photons emitted by the laserponcture® machine in the energy physiology
within the classic acupunctural and Bohbot’s neonetwork, which has 300 new
points. This new cartography is the result of 20 years of research on the
acupunctural network and ancient Chinese texts (30), which enabled Bohbot
to elucidate the location of new points. In the Synthèse des travaux
des symposia de Pékin, 15 juin 1979 (31), it is specified that on
average a new point is discovered every year, complementing the classic
acupunctural network. In the case of SCI, this therapeutic principle is
completed by the stimulation of cutaneous dermatomes, which results in a
criss-cross matrix carrying the energy: horizontally, dermatomes match the
spinal cord segments cutaneously; and vertically, the classic acupunctural
network is completed by BNA cartography (8, 9, 32).
The laser head is applied on the skin, which acts as
a mediator between the laser emission and the underlying channel network
located in the hypodermic area. It constitutes the histological and
biological border between the outside and inside world (8).
In each session, the same therapist applied the laser
head from the same device to eight different cutaneous points
successively. Specifically, the laser head was applied to points on the
upper part of the body, back or front alternately. Each point was
stimulated for two minutes.
The statistical study was carried out in a blinded
fashion at the Health Department of the Centre Hospitalo-Universitaire in
The study specifically consisted of observing the
evolution of lower-limb circumference (in centimeters) in 22 patients with
SCI. It is a prospective, observational clinical study realized at the
Patient description: Only individuals with SCI
took part in the study:
The lower limbs measurements were always taken by the
same examiner using the same meter. The therapist, examiner, and
statistician were three different persons. Specific anatomic areas of the
lower limbs were taken to measure the limbs circumferences:
Thighs: 15 cm above the upper edge of the
Legs: 10 and 15 cm below the lower edge of the
This 21-month study was done between 1 January 2001
and 30 September 2002. The program combined one laserponcture® session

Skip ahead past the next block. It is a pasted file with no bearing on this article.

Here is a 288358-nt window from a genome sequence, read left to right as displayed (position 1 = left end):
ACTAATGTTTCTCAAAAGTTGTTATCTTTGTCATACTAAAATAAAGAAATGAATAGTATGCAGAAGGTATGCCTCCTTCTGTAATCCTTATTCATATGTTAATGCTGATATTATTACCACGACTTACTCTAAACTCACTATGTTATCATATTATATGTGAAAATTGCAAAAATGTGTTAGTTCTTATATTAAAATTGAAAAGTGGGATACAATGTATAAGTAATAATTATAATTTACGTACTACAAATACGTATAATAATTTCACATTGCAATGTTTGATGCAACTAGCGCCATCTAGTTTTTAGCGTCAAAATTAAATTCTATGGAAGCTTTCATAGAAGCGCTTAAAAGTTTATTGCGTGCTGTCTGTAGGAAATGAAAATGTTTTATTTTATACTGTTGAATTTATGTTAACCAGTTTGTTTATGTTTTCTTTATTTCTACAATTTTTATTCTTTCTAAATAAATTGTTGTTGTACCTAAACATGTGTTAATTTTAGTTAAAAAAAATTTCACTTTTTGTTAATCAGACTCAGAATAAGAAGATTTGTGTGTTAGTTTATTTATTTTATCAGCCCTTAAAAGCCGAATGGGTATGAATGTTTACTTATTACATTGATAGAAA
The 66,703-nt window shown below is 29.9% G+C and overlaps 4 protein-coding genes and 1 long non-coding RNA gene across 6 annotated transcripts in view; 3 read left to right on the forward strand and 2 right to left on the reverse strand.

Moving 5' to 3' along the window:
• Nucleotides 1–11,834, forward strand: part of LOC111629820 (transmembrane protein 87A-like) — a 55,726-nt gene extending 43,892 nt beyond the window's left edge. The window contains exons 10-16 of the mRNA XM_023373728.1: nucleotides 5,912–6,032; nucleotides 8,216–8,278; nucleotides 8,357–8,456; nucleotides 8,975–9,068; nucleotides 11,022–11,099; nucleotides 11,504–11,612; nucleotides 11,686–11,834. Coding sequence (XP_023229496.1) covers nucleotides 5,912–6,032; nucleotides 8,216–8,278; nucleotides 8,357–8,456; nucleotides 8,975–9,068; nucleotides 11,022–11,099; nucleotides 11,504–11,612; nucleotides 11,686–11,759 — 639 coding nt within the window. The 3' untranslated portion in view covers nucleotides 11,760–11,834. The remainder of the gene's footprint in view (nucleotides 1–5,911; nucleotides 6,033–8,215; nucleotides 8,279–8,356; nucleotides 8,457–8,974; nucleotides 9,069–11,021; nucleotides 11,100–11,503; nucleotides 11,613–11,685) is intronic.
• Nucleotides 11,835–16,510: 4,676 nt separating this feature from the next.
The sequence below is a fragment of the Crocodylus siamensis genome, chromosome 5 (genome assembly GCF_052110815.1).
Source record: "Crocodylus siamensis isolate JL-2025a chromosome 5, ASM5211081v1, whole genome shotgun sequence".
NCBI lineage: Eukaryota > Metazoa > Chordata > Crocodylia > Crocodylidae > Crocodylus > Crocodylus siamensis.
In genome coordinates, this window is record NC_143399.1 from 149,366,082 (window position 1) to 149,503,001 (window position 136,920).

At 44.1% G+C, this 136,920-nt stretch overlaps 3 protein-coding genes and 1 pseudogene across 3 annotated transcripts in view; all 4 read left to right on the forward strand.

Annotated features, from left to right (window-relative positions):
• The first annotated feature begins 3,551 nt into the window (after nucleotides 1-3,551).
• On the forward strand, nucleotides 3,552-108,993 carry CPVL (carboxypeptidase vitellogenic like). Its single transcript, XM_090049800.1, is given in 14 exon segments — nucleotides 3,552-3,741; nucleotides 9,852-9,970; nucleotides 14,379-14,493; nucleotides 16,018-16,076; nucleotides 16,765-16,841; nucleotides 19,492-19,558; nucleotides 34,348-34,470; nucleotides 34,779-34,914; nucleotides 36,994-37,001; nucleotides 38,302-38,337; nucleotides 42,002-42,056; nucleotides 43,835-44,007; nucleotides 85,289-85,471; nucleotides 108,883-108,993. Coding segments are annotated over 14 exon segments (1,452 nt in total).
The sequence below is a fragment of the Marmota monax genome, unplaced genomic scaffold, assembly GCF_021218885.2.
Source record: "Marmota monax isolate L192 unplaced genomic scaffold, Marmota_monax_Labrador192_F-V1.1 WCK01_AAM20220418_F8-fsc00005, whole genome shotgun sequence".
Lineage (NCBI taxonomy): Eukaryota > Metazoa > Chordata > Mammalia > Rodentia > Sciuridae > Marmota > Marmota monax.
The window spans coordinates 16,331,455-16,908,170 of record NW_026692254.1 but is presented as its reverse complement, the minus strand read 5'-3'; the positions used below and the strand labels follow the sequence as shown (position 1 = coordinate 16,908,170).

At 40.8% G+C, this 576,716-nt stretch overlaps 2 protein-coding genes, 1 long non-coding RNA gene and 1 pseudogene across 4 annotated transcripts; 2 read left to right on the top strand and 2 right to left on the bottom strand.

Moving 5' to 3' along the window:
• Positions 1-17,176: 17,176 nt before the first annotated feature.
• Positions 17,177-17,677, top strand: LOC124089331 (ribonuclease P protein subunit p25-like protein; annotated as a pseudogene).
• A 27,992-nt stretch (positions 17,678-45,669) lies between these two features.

with rehabilitation exercises on a daily basis (standing-frame, electric
bike, stationary bike, muscle bench and walk in parallel bars with
knee-ankle-foot orthosis articulated at the knee and ankle level).
The first measurement was taken during the first
visit. Each patient had at least four measurements.
The treatment frequency varied due to the travel time
from the clinic to the patient’s residence. It could vary from one session
a day during three consecutive months to one session a day during one week
every eight weeks.
Descriptive statistical analyses were carried out in
a blinded fashion. The measurements, expressed in percentage for each
individual, were recorded over time. The system of reference “0”
corresponds to the first measurement. The first variations, which appear
at three months on the graph, correspond to the average of the variations
observed between one and three months for each patient. The mechanism of
calculation is the same for 6, 12 and 18 months.
The curve represents the median of these variations
for all the individuals.
The analysis shows that the right and left limbs do
not change at the same time and at the same speed, but tend to balance
1. The muscle volume
of a limb can increase quicker than the other. It can be noticed that
after the curves met, the tendency can be reversed and the limb, which was
behind, can then increase quicker.
2. The two curves meet in the three graphs at 6, 12
and 18 months. This phenomenon begins towards the fifth month of treatment
with the calves measured at 15 cm, i.e. the remotest measurement from the
navel; then it evolves towards proximity with the calves measured at 10 cm
towards the sixth month; and finally, the thighs towards the seventh month
of laserponcture® therapy. Then, the curves of the lower limbs meet with a
periodicity of six months on the three graphs.
The circumference of the calf measured at 15 cm
evolves at its own pace of three months, which is faster than the calf and
thighs measured at 10 cm. However, this variation alternates between rises
and falls, and somewhat a global stability in measurements.
2) Median curve of the variations of the calf circumference measured at 10
cm over time in patients with SCI and treated by laserpuncture.
3) Median curve of the variations of the calf circumferences measure at 15
cm over time in patients with SCI and treated by laserpuncture.
state-registered podiatrist, director and founder,
Laboratoire de recherche sur le laserponcture®, independent researcher in
neurosciences. Address: Château Gaillard – 33 route du canal – 18140
La Chapelle Montlinard – France – Phone and
fax (work): +33 2 48 79 43 61 – Phone (home): +33 2 48 79 47 09 – Email: firstname.lastname@example.org.
Practitioner of laserponcture®.
MD, Traditional Chinese Medicine, Faculté de Médecine de Paris Nord.
Address: Chérault – 58270 Saint-Benin-d’Azy – France – Phone:
+33 3 86 58 45 18 – Email:
Observer in charge of taking measurements.